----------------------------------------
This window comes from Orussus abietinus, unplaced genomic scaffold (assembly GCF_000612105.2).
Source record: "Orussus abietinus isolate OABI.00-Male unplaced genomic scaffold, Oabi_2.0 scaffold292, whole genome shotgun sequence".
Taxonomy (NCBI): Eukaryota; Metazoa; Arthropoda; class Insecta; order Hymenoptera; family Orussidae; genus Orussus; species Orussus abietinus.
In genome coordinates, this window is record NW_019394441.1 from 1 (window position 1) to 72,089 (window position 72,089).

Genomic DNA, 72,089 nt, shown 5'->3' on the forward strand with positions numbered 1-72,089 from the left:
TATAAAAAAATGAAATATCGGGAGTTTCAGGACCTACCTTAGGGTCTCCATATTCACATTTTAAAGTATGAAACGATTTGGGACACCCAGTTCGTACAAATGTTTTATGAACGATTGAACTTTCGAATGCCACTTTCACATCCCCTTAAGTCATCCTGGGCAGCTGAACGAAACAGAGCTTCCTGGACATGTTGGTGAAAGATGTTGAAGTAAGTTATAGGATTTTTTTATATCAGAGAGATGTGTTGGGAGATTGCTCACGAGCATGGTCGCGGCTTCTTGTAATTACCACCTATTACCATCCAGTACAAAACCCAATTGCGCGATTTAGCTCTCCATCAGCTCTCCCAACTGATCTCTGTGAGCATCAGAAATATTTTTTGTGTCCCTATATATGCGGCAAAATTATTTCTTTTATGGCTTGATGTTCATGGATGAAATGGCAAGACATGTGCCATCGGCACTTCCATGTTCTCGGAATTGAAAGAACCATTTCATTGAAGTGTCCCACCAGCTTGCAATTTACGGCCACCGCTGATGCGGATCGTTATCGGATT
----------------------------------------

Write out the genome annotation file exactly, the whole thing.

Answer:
This window comes from Orussus abietinus, unplaced genomic scaffold (assembly GCF_000612105.2).
Source record: "Orussus abietinus isolate OABI.00-Male unplaced genomic scaffold, Oabi_2.0 scaffold292, whole genome shotgun sequence".
Taxonomy (NCBI): Eukaryota; Metazoa; Arthropoda; class Insecta; order Hymenoptera; family Orussidae; genus Orussus; species Orussus abietinus.
In genome coordinates, this window is record NW_019394441.1 from 1 (window position 1) to 72,089 (window position 72,089).

Genomic DNA, 72,089 nt, shown 5'->3' on the forward strand with positions numbered 1-72,089 from the left:
TATAAAAAAATGAAATATCGGGAGTTTCAGGACCTACCTTAGGGTCTCCATATTCACATTTTAAAGTATGAAACGATTTGGGACACCCAGTTCGTACAAATGTTTTATGAACGATTGAACTTTCGAATGCCACTTTCACATCCCCTTAAGTCATCCTGGGCAGCTGAACGAAACAGAGCTTCCTGGACATGTTGGTGAAAGATGTTGAAGTAAGTTATAGGATTTTTTTATATCAGAGAGATGTGTTGGGAGATTGCTCACGAGCATGGTCGCGGCTTCTTGTAATTACCACCTATTACCATCCAGTACAAAACCCAATTGCGCGATTTAGCTCTCCATCAGCTCTCCCAACTGATCTCTGTGAGCATCAGAAATATTTTTTGTGTCCCTATATATGCGGCAAAATTATTTCTTTTATGGCTTGATGTTCATGGATGAAATGGCAAGACATGTGCCATCGGCACTTCCATGTTCTCGGAATTGAAAGAACCATTTCATTGAAGTGTCCCACCAGCTTGCAATTTACGGCCACCGCTGATGCGGATCGTTATCGGATT